Best ResponseYou've already chosen the best response.0\[\frac{ d^2y }{ dx^2 }\] and started using the chain rule, \[\frac{ d^2y }{ dx^2 } = \frac{ d }{ dx }\left( \frac{ dy }{ dx } \right)=\frac{ d }{ dx }\left( \frac{ dy }{ dt }\frac{ dt }{ dx } \right)=\frac{ d }{ dx }\left( \frac{ dy }{ dt } t\right)\] and then I was trying to apply chain rule to \[\frac{ d }{ dx }\left( \frac{ dy }{ dt } t\right)\]

Astrophysics
 one year ago
Best ResponseYou've already chosen the best response.0I started with \[\frac{ d^2y }{ dx^2 }\]

Astrophysics
 one year ago
Best ResponseYou've already chosen the best response.0product rule not chain rule* omg

Kainui
 one year ago
Best ResponseYou've already chosen the best response.2So you're writing \[\frac{d^2y}{dx^2}\] in terms of \[\frac{d^2y}{dt^2}\] then? And you're plugging in \[\frac{dt}{dx}=t\] is that right?

Kainui
 one year ago
Best ResponseYou've already chosen the best response.2This is fine then I think, it's just weird cause instead of looking it as y(x(t)) you're looking at it as y(t(x)) which is kind of backwards but in this case works since \(x= \ln t\) which is surjective.

Astrophysics
 one year ago
Best ResponseYou've already chosen the best response.0Haha, I thought that's how you were suppose to do it, I read it on pauls online notes or something, I really have no notes for this, so I was sort of coming up with stuff myself

Astrophysics
 one year ago
Best ResponseYou've already chosen the best response.0I mean the point of getting this is so I can set up my equation as \[\frac{ d^2y }{ dx^2 }+(\alpha  1)\frac{ dy }{ dx }+\beta y=0\]

Kainui
 one year ago
Best ResponseYou've already chosen the best response.2Right of course, but doing it like this is awkward since time isn't generally thought of as a function of position. And it has no meaning in periodic motion.

Astrophysics
 one year ago
Best ResponseYou've already chosen the best response.0I wasn't really thinking of it that way, haha just some math problem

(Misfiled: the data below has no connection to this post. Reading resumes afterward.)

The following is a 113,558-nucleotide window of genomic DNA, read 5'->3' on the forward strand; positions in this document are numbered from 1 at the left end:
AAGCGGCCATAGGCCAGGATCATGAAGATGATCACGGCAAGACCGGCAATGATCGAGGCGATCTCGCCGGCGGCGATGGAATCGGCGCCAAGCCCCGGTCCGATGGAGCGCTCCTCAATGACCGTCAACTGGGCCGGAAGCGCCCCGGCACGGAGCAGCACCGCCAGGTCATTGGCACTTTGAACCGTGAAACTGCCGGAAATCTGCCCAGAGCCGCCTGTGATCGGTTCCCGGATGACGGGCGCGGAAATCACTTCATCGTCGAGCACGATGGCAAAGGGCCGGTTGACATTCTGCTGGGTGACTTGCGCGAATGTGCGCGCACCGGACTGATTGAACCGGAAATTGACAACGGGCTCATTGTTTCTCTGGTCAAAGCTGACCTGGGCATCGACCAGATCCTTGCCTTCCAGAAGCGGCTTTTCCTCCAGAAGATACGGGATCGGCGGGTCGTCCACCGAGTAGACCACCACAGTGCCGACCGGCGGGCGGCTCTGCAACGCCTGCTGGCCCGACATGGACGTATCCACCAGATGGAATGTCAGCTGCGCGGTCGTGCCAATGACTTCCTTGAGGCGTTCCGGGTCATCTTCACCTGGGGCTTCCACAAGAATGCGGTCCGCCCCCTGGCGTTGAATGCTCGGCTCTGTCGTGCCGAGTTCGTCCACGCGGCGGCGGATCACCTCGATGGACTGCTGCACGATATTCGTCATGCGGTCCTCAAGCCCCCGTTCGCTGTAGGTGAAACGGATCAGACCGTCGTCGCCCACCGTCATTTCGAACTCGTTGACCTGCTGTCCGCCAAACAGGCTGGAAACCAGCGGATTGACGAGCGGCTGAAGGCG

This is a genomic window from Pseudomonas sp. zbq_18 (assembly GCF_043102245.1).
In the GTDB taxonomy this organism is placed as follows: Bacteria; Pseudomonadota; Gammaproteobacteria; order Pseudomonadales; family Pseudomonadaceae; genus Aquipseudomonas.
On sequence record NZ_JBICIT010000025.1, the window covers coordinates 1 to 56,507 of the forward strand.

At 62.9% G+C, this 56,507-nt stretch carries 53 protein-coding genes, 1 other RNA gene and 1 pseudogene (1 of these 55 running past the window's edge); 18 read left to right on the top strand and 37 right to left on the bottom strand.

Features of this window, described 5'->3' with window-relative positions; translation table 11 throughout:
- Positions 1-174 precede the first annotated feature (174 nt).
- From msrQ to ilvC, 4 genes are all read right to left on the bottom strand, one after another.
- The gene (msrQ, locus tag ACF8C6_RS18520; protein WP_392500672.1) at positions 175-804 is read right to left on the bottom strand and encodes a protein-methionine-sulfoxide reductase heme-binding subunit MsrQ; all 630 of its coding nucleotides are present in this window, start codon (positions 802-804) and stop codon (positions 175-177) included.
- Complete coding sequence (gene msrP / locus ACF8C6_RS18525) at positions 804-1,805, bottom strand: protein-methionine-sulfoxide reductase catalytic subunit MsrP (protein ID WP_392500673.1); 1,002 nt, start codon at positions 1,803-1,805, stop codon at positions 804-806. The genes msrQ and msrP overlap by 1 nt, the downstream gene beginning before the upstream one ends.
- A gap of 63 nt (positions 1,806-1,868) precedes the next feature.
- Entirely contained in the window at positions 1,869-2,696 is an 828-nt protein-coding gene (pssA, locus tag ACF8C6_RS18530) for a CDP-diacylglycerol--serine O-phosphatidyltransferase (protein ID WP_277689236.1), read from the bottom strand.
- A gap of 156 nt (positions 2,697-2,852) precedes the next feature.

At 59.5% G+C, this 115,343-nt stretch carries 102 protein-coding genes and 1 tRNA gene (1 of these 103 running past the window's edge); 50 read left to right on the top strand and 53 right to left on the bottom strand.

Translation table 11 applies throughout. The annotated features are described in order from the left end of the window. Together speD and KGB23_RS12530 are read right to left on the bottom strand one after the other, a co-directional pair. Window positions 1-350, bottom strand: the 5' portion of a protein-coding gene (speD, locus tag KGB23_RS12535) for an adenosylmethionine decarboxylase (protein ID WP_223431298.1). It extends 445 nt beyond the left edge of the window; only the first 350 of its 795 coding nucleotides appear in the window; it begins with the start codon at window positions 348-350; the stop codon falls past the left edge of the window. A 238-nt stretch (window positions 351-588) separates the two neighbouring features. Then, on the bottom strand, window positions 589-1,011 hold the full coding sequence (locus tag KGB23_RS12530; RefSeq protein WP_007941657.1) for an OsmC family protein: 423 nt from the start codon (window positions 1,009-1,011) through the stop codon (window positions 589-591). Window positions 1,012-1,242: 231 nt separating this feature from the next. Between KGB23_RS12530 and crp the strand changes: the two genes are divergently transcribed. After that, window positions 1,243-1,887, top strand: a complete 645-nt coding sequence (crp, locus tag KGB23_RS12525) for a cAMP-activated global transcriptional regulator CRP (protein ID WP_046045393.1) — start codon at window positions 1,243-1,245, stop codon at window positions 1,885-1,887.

Astrophysics
 one year ago
Best ResponseYou've already chosen the best response.0And the question stated, let x = lnt and calculate dy/dt and d^2y/dt^2 in terms of dy/dx and d^2y/dx^2 ahah

Kainui
 one year ago
Best ResponseYou've already chosen the best response.2Here, I'll just walk through how I did it: \[\frac{dy}{dt} = \frac{dy}{dx}\frac{dx}{dt}\] \[\frac{d^2y}{dt^2} = \frac{d^2y}{dx^2} \left( \frac{dx}{dt} \right)^2 + \frac{dy}{dt} \frac{d^2x}{dt^2}\] I guess we can do it now or later, so why not now: \[\frac{dx}{dt} = \frac{1}{t}\] \[\frac{d^2x}{dt^2} = \frac{1}{t^2}\] And then plugging all this in you get the same simplified differential equation since the \(t^2\) will disappear.

Kainui
 one year ago
Best ResponseYou've already chosen the best response.2I messed up one piece but, oh well should have been a dy/dx on that last term I just noticed

Kainui
 one year ago
Best ResponseYou've already chosen the best response.2At least this way is more straight forward to plug in (well in my opinion). However I wouldn't use this method at all lol. Best way is to notice you have a power next to the derivative which is basically compensating for a lost power by the power rule every derivative. Still pretty easy to spot. \[t^2 y''+\alpha t y' + \beta y = 0\] Now you can just pick \[y=At^n\] and plug it in: \[n(n1)+\alpha n + \beta = 0\] Now you have a quadratic in n to solve for the two solutions, done!

Astrophysics
 one year ago
Best ResponseYou've already chosen the best response.0Yo that's so simple

Astrophysics
 one year ago
Best ResponseYou've already chosen the best response.0Yeah I already hate this method I have to use

Kainui
 one year ago
Best ResponseYou've already chosen the best response.2Haha use the hate to fuel you through the tedious calculations and before you know it you'll be really fast. I feel like most of this discussion didn't have to happen I just had no idea what you were doing so we wasted a lot of time.

Astrophysics
 one year ago
Best ResponseYou've already chosen the best response.0Yeah haha, well at least I know what I'm doing now X_X

Astrophysics
 one year ago
Best ResponseYou've already chosen the best response.0I just realized how simple this was, I actually just misread something earlier, so was sort of confused haha xD